I heard Curtis one morning in the third week of January 2020, deep in our west woods, giving an angry, commanding bark. I didn't  like the sound of that bark. It sounded like he had something cornered, low; his treed animal bark is higher and more yelpy. And it wasn't too long before he came lolloping up the meadow, long strings of foamy slobber coating his head and chest. He'd stop to roll, then keep running toward home. What the heck did you get into? Oh. OH. OHHHH. Crap!! Not again!!

By this third time that he'd pulled this, I'd figured out how to handle it, and I told him he was NOT coming in the house. No, I left him outside while I prepared a bucket of hydrogen peroxide, baking soda and dishwashing liquid.  Here's the recipe:

  • 1 quart of 3% hydrogen peroxide 
  • 1/4 cup baking soda
  • 1 teaspoon liquid dishwashing soap
 I gloved myself,  leashed him, and made him stand on the sidewalk while I lathered him up, three times in a row. It was absolutely miserable for us both. Only when I got him to where I could stand to be near him did I carry him straight to the downstairs tub for more peroxide rinses and then a real hot bath. I did not allow him inside to jump up on furniture or rub himself on the carpet, all of which he did in the two previous episodes, anointing my house with a stench that lasted weeks. DisGUSting.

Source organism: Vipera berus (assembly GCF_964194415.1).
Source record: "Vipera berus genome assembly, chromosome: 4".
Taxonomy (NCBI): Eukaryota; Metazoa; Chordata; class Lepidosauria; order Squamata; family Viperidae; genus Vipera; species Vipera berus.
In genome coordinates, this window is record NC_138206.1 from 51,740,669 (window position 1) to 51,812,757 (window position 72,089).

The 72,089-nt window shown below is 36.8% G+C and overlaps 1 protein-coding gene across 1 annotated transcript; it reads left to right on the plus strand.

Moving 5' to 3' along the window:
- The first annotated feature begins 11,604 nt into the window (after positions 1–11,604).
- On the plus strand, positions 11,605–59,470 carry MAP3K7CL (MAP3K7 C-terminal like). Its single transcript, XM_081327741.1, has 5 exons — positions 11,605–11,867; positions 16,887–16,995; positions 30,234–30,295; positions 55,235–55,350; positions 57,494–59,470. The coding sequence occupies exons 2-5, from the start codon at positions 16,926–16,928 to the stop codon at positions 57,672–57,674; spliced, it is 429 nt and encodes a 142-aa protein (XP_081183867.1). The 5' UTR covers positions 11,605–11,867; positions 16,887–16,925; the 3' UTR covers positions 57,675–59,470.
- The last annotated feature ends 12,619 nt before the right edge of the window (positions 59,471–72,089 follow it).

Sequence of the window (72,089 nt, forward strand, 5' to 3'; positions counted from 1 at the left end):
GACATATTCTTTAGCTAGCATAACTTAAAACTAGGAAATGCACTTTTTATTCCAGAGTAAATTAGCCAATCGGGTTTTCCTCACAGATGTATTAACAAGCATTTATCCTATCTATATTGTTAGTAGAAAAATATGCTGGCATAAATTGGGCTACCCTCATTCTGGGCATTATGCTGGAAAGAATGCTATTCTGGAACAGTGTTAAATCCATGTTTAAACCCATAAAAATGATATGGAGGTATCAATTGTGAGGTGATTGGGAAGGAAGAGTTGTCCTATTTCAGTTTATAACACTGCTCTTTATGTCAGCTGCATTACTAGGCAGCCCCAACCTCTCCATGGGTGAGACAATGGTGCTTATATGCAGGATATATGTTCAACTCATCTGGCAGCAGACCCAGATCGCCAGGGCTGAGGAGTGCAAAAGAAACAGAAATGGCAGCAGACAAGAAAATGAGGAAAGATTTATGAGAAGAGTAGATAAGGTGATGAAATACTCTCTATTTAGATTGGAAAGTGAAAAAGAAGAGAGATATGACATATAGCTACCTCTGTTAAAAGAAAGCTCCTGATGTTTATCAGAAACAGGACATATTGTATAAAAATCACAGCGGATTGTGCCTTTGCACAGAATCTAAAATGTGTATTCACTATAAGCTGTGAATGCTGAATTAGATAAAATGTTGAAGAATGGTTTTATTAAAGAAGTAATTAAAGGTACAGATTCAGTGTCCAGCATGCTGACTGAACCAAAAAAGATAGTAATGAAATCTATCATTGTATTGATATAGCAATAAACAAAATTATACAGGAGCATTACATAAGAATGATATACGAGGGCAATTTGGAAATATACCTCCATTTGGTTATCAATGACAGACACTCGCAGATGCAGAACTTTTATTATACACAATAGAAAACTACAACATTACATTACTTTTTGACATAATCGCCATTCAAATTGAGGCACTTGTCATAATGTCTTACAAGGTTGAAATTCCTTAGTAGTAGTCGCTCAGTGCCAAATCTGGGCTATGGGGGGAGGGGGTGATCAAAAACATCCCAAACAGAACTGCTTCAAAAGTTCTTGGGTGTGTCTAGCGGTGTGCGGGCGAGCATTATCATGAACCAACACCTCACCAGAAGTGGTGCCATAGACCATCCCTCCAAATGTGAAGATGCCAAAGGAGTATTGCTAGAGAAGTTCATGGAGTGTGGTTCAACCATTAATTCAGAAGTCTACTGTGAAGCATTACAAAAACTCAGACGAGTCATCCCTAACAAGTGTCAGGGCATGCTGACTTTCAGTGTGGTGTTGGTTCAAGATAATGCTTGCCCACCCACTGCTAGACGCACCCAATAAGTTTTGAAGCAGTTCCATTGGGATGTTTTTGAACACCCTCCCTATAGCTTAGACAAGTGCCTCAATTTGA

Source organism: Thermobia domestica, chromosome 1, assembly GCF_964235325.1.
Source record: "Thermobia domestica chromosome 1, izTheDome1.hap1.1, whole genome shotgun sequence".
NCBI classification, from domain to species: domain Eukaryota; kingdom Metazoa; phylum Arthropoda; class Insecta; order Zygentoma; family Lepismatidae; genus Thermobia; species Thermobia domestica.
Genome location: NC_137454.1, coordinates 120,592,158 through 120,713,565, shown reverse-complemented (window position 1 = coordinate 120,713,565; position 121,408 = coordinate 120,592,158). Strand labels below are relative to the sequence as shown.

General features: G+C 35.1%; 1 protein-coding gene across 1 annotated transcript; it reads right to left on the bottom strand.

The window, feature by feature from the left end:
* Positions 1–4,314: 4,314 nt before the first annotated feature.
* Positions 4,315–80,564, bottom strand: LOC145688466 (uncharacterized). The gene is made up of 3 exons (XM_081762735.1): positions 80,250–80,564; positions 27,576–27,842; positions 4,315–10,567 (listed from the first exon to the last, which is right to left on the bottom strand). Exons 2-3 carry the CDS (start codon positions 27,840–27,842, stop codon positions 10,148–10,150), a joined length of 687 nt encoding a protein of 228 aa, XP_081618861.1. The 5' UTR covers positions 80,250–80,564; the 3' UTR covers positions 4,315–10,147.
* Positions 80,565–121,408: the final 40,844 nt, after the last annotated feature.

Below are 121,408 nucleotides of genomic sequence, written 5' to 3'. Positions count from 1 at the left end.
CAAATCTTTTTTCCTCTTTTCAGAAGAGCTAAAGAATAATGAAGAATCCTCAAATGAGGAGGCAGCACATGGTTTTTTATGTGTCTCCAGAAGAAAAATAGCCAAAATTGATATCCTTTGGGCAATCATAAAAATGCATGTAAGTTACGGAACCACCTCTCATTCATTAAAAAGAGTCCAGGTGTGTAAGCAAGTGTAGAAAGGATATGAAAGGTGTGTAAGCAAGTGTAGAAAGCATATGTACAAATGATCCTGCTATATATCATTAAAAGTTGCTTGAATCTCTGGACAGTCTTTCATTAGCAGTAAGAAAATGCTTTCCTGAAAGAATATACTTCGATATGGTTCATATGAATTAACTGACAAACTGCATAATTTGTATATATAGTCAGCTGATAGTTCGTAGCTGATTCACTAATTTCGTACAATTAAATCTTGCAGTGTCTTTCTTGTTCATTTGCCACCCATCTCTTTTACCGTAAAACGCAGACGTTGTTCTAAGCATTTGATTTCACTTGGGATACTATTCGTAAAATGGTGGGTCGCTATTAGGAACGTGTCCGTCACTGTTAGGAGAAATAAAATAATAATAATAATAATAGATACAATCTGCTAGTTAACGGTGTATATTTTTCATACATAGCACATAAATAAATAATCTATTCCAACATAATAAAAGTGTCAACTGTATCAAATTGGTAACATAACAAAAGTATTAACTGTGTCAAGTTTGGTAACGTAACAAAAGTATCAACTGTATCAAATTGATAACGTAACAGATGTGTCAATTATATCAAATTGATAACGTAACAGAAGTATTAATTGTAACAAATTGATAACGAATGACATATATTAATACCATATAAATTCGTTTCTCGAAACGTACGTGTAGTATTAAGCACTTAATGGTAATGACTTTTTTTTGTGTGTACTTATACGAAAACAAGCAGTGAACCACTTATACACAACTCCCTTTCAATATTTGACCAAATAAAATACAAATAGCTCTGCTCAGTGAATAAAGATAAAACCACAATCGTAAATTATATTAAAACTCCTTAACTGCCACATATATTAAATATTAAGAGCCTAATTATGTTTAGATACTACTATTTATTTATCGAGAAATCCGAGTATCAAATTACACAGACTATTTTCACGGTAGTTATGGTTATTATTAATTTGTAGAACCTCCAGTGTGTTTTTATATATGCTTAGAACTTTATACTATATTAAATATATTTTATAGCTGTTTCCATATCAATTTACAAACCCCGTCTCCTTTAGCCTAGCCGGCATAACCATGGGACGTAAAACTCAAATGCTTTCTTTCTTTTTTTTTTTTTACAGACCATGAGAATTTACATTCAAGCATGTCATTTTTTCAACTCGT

Far as I knew, I had a dog who was never going to learn about skunks. I realized that, in Curtis, I had a macho-a-s dog who thought it was worth it to get sprayed, if he could just get the right grip on that funny little animal. The first time, he'd rushed a skunk as the kids walked him out the meadow.  A good spraying ensued.  I had the opportunity to test him on a long lead not long afterward. I spotted a skunk feeding in a distant meadow and walked him obliquely toward it, leash slack, without saying a word. (This was a test.  Everything is an experiment). He spotted it, went on alert, stalked it (not a good sign) then, forgetting he was on lead, bolted toward it. I was only too happy to bring him up with the leash and give him a good scolding. You idiot! Unreformed, clearly, and utterly unrepentant. You want me to hunt, right??